Georgia Supreme Court extends judicial emergency

Georgia's new Supreme Court Building
Georgia's new Supreme Court Building(Ga. Supreme Court)
Updated: Aug. 11, 2020 at 2:52 PM EDT
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ATLANTA, Ga. (WALB) - For the fifth time since mid-March, Chief Justice Harold D. Melton has extended for another month the Statewide Judicial Emergency that he first announced on March 14, 2020, in response to the COVID-19 pandemic.

“Recognizing again that most in-court proceedings compel the attendance of various individuals rather than allowing them to decide how best to protect their own health, and further recognizing that the novel coronavirus continues to spread in Georgia, it is hereby determined that the order should be extended again,” Tuesday’s order says.

As previously, jury trial and most grand jury proceedings are still prohibited.

However, the order issued by the Chief Justice makes clear that “this broad prohibition cannot last too much longer, even if the pandemic continues, because the judicial system, and the criminal justice system, in particular, must have some capacity to resolve cases by indictment and trial. Accordingly, the COVID-19 Task Force is focusing on how grand jury and jury trial proceedings could safely be conducted even where levels of COVID-19 are high, including the possibility of conducting grand jury proceedings and jury selection remotely.”

Under state law, the Chief Justice is authorized to extend the emergency in 30-day increments, and this time it is extended until Thursday, Sept. 10, at 11:59 p.m. The provisions of today’s order are identical to the July 10 extension order that expires later today, with a few minor revisions. “As has been the direction since the original Order, all Georgia courts must continue to conduct proceedings, remotely or in-person, in compliance with public health guidance, applicable statutes, and court rules, and the requirements of the United States and Georgia Constitutions, including the public’s right of access to judicial proceedings and a criminal defendant’s rights to confrontation and an open courtroom,” the order says.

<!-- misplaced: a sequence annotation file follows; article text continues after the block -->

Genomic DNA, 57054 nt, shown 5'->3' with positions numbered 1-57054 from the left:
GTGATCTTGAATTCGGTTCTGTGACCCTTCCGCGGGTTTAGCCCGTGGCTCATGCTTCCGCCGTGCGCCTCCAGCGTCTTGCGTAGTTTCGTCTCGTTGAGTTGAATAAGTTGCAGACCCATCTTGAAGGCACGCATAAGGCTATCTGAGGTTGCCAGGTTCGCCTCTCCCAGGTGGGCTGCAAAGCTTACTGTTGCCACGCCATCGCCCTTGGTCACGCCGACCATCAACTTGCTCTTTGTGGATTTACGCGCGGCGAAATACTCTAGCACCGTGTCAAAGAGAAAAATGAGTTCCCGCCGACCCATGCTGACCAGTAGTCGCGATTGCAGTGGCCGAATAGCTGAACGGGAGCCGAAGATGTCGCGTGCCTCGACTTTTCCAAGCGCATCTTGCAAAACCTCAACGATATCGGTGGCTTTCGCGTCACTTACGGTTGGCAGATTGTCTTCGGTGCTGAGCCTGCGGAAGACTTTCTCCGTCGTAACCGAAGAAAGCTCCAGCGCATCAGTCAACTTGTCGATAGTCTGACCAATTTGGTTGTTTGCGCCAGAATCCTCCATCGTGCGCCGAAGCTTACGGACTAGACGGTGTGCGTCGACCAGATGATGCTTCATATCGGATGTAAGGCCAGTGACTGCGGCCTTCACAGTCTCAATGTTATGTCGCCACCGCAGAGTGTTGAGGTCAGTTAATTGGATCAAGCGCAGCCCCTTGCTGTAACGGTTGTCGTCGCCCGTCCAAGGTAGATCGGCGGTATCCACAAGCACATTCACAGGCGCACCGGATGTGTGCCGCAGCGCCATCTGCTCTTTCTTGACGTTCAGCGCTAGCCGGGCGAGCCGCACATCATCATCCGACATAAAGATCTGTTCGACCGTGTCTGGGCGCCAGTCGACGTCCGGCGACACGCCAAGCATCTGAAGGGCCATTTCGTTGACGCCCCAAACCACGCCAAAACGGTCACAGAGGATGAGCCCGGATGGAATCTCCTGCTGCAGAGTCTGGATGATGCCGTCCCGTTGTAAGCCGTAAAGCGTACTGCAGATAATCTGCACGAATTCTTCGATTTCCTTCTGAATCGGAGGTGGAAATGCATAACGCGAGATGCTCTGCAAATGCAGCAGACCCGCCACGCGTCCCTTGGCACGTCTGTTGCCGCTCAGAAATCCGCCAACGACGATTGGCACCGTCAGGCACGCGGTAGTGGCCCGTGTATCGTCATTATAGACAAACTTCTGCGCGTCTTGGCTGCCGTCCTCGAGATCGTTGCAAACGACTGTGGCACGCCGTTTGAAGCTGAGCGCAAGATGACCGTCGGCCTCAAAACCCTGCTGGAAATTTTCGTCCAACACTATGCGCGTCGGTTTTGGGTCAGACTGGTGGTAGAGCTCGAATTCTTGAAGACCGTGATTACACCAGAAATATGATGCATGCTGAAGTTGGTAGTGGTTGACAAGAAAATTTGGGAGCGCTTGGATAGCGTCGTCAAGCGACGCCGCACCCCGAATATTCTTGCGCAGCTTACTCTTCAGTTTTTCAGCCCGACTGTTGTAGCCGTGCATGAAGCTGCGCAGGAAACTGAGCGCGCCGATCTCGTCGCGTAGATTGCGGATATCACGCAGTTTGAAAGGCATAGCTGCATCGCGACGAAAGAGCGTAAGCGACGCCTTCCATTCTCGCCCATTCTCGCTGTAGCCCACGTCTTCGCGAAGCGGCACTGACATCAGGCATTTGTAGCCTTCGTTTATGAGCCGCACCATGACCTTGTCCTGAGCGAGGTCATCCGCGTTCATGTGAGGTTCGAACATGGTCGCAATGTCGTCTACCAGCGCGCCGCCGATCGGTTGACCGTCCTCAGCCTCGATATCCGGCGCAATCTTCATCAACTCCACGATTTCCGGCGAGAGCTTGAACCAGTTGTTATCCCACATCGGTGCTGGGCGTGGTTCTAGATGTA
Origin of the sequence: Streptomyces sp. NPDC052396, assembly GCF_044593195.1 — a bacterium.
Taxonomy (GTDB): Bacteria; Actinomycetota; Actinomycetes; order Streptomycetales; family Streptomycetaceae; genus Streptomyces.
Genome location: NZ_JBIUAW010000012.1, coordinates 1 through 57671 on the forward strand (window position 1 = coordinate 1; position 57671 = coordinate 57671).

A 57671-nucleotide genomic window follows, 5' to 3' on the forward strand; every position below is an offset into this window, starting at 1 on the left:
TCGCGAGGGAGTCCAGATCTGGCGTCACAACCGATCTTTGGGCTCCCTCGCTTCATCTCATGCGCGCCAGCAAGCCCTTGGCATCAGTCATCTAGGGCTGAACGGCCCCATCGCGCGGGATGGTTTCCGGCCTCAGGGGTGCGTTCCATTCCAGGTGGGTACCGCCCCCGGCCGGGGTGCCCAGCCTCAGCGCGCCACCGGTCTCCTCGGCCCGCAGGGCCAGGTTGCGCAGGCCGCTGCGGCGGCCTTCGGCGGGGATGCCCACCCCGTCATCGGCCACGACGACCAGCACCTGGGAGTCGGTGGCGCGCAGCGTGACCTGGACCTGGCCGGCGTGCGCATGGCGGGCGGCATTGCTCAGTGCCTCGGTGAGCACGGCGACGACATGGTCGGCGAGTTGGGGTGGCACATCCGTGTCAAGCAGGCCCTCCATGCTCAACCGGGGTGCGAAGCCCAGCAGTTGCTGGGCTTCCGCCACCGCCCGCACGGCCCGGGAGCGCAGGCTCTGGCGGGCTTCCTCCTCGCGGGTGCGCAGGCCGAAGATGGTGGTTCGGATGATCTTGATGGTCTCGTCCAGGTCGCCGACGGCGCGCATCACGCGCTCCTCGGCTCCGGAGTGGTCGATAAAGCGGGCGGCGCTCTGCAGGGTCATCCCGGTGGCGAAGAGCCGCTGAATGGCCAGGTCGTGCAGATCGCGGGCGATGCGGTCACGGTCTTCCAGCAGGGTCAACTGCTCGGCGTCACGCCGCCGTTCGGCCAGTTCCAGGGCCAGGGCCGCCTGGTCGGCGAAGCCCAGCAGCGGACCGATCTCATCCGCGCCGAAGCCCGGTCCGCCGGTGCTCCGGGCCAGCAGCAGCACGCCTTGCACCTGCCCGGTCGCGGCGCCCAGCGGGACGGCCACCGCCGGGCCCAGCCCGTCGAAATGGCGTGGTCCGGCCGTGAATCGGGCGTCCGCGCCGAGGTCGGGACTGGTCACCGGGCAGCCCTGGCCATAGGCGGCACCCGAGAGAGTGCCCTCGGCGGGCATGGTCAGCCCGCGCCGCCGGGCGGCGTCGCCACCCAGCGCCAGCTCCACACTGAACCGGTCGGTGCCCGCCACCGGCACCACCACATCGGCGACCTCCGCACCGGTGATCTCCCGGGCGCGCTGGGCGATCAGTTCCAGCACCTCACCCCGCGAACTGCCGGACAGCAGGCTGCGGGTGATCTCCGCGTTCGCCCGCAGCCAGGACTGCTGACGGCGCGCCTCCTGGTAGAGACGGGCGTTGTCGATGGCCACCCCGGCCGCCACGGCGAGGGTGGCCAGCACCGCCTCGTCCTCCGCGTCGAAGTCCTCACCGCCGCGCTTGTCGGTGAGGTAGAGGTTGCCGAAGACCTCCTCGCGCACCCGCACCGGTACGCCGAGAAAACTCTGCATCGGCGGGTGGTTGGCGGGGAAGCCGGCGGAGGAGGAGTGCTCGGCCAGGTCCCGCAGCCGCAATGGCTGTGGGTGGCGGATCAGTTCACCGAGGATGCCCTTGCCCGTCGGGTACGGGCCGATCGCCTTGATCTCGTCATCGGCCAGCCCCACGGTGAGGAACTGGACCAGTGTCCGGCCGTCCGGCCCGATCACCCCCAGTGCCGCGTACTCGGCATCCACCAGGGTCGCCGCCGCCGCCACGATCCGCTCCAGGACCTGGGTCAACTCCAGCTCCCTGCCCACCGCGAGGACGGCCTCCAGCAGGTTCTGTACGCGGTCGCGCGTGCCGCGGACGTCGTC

“All courts should continue to use and increase the use of technology to conduct remote judicial proceedings as a safer alternative to in-person proceedings unless required by law to be in person or unless it is not practicable for technical or other reasons for persons participating in the proceeding to participate remotely.”

As the order points out, Georgia courts have continued to perform “essential functions despite the pandemic. In an effort to return to more robust court operations, many of the deadlines imposed by law on litigants in civil and criminal cases that had been suspended, tolled, or extended since the initial March 14 Order were reimposed as of July 14, allowing more pending and newly filed cases to move forward in the judicial process.”

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